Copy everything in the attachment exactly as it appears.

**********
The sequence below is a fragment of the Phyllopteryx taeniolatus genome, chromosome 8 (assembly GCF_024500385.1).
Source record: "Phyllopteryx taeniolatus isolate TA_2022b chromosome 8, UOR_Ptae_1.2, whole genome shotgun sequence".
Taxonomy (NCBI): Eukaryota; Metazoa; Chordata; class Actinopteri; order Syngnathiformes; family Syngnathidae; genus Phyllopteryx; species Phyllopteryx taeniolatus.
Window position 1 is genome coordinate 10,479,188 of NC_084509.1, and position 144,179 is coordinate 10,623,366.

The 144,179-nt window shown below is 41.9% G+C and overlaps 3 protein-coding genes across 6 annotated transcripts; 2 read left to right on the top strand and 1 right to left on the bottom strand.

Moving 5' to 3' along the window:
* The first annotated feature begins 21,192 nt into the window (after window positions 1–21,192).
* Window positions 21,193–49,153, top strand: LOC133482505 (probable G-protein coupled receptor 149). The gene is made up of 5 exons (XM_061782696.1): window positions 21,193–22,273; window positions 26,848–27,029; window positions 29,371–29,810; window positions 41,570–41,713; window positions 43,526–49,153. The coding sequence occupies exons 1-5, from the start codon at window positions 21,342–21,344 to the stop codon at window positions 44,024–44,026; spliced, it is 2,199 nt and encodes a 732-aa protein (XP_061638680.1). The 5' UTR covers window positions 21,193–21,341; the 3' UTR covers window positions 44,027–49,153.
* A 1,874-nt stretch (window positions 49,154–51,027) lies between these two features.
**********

The sequence below is a fragment of the Phyllopteryx taeniolatus genome, chromosome 8 (assembly GCF_024500385.1).
Source record: "Phyllopteryx taeniolatus isolate TA_2022b chromosome 8, UOR_Ptae_1.2, whole genome shotgun sequence".
Taxonomy (NCBI): Eukaryota; Metazoa; Chordata; class Actinopteri; order Syngnathiformes; family Syngnathidae; genus Phyllopteryx; species Phyllopteryx taeniolatus.
Window position 1 is genome coordinate 10,479,188 of NC_084509.1, and position 144,179 is coordinate 10,623,366.

The 144,179-nt window shown below is 41.9% G+C and overlaps 3 protein-coding genes across 6 annotated transcripts; 2 read left to right on the top strand and 1 right to left on the bottom strand.

Moving 5' to 3' along the window:
* The first annotated feature begins 21,192 nt into the window (after window positions 1–21,192).
* Window positions 21,193–49,153, top strand: LOC133482505 (probable G-protein coupled receptor 149). The gene is made up of 5 exons (XM_061782696.1): window positions 21,193–22,273; window positions 26,848–27,029; window positions 29,371–29,810; window positions 41,570–41,713; window positions 43,526–49,153. The coding sequence occupies exons 1-5, from the start codon at window positions 21,342–21,344 to the stop codon at window positions 44,024–44,026; spliced, it is 2,199 nt and encodes a 732-aa protein (XP_061638680.1). The 5' UTR covers window positions 21,193–21,341; the 3' UTR covers window positions 44,027–49,153.
* A 1,874-nt stretch (window positions 49,154–51,027) lies between these two features.